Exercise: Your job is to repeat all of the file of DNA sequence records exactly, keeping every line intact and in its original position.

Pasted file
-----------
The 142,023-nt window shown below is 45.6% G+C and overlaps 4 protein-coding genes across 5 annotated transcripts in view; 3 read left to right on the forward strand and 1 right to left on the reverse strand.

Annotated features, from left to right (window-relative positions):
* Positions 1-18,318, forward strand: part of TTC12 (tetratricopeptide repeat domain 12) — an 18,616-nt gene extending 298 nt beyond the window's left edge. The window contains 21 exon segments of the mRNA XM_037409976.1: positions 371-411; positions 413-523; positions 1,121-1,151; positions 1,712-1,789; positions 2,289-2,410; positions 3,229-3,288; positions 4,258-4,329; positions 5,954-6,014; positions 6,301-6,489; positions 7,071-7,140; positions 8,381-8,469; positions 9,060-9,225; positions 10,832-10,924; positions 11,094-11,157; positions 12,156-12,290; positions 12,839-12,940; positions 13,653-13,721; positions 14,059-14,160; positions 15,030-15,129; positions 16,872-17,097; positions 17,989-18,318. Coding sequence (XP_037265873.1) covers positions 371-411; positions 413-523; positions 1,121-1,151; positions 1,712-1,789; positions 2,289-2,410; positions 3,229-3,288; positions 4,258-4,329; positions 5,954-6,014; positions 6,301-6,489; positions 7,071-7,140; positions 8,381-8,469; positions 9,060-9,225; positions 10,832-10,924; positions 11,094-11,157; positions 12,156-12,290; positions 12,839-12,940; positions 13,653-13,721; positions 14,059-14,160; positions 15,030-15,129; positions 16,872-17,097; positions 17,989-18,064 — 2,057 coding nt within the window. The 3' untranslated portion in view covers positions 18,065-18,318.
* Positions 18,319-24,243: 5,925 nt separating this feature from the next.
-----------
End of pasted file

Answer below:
The 142,023-nt window shown below is 45.6% G+C and overlaps 4 protein-coding genes across 5 annotated transcripts in view; 3 read left to right on the forward strand and 1 right to left on the reverse strand.

Annotated features, from left to right (window-relative positions):
* Positions 1-18,318, forward strand: part of TTC12 (tetratricopeptide repeat domain 12) — an 18,616-nt gene extending 298 nt beyond the window's left edge. The window contains 21 exon segments of the mRNA XM_037409976.1: positions 371-411; positions 413-523; positions 1,121-1,151; positions 1,712-1,789; positions 2,289-2,410; positions 3,229-3,288; positions 4,258-4,329; positions 5,954-6,014; positions 6,301-6,489; positions 7,071-7,140; positions 8,381-8,469; positions 9,060-9,225; positions 10,832-10,924; positions 11,094-11,157; positions 12,156-12,290; positions 12,839-12,940; positions 13,653-13,721; positions 14,059-14,160; positions 15,030-15,129; positions 16,872-17,097; positions 17,989-18,318. Coding sequence (XP_037265873.1) covers positions 371-411; positions 413-523; positions 1,121-1,151; positions 1,712-1,789; positions 2,289-2,410; positions 3,229-3,288; positions 4,258-4,329; positions 5,954-6,014; positions 6,301-6,489; positions 7,071-7,140; positions 8,381-8,469; positions 9,060-9,225; positions 10,832-10,924; positions 11,094-11,157; positions 12,156-12,290; positions 12,839-12,940; positions 13,653-13,721; positions 14,059-14,160; positions 15,030-15,129; positions 16,872-17,097; positions 17,989-18,064 — 2,057 coding nt within the window. The 3' untranslated portion in view covers positions 18,065-18,318.
* Positions 18,319-24,243: 5,925 nt separating this feature from the next.